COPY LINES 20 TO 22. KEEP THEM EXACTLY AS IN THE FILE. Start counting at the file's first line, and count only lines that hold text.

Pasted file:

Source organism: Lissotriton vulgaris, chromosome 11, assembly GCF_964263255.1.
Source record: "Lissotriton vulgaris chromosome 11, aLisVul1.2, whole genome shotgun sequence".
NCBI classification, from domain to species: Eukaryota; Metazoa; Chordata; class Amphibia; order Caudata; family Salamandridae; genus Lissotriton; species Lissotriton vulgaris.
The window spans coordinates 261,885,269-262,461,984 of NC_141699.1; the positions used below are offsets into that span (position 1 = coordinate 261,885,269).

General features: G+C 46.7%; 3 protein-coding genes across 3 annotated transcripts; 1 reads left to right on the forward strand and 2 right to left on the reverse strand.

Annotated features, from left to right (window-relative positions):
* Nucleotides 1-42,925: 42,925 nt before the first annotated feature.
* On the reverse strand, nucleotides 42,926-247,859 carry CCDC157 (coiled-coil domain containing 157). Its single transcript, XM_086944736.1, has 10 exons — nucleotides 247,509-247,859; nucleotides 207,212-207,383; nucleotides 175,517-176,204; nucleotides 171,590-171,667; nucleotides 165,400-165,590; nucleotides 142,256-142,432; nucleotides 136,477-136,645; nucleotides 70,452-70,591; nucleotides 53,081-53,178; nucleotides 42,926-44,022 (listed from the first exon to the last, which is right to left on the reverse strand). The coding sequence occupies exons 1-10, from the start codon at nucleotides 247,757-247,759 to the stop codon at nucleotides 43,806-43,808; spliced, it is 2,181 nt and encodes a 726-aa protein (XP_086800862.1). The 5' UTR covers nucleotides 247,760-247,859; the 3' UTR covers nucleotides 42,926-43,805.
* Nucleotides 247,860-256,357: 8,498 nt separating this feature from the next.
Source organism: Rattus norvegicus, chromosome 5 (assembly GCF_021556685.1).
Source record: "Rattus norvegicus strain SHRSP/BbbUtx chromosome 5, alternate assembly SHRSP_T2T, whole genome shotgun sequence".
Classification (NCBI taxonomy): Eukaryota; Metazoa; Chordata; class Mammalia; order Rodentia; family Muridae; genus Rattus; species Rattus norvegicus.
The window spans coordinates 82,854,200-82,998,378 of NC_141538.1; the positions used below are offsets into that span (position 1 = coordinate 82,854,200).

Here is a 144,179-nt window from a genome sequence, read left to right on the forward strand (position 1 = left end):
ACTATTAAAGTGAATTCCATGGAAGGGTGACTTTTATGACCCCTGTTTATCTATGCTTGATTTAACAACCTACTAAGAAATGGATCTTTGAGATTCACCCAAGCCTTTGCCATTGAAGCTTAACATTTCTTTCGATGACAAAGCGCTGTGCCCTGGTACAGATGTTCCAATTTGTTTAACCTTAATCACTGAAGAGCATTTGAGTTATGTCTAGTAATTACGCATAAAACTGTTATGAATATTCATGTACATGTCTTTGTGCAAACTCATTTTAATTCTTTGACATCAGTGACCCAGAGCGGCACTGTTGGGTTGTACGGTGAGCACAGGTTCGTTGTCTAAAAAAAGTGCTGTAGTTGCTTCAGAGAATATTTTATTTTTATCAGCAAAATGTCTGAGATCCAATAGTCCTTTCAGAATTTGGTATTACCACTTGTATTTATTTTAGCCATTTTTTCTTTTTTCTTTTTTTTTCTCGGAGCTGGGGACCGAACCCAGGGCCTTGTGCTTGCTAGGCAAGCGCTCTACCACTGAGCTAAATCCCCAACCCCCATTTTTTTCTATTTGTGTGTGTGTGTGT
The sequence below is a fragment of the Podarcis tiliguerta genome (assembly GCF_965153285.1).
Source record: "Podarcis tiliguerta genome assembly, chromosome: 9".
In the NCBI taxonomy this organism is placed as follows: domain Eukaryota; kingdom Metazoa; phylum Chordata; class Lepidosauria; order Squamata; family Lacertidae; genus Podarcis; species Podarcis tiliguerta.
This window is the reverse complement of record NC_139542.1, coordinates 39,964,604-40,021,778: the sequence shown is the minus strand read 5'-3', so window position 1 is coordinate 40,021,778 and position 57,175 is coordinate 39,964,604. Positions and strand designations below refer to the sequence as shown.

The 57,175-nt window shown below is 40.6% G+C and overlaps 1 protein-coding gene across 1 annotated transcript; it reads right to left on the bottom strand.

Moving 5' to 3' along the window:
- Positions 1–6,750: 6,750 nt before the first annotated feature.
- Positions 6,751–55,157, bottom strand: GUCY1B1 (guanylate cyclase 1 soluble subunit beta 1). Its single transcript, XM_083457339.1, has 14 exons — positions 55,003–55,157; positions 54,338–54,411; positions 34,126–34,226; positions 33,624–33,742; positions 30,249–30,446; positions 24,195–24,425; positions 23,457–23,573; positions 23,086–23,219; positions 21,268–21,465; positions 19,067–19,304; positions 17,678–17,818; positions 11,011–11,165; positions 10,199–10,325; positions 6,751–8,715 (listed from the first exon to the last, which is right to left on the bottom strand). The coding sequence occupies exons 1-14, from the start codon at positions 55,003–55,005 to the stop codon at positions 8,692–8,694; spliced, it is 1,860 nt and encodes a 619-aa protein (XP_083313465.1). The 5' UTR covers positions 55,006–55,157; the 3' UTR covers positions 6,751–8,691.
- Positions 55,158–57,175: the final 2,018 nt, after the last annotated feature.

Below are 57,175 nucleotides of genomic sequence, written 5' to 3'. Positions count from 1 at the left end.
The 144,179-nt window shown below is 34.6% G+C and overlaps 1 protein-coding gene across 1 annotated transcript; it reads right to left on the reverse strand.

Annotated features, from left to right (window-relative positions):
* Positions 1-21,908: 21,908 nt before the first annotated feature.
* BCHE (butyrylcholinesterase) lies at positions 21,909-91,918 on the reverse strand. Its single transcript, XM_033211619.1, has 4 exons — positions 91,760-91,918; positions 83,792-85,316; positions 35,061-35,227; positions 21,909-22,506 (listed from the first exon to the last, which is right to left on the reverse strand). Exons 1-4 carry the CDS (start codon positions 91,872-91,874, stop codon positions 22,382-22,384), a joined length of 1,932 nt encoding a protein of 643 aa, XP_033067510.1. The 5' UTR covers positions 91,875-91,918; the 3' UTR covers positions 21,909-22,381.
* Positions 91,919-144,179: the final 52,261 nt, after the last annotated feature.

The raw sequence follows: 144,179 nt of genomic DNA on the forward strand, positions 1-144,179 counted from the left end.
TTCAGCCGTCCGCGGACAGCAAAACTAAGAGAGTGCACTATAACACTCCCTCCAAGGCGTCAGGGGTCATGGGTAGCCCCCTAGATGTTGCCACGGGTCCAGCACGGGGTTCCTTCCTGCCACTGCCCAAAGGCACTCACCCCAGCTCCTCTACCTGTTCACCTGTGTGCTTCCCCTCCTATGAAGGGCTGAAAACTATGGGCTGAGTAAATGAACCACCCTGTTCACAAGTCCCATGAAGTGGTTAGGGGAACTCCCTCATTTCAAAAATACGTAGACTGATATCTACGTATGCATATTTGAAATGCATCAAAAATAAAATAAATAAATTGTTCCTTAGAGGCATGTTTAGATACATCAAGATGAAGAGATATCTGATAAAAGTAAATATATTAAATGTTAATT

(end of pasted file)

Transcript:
The 57,175-nt window shown below is 40.6% G+C and overlaps 1 protein-coding gene across 1 annotated transcript; it reads right to left on the bottom strand.

Moving 5' to 3' along the window:
- Positions 1–6,750: 6,750 nt before the first annotated feature.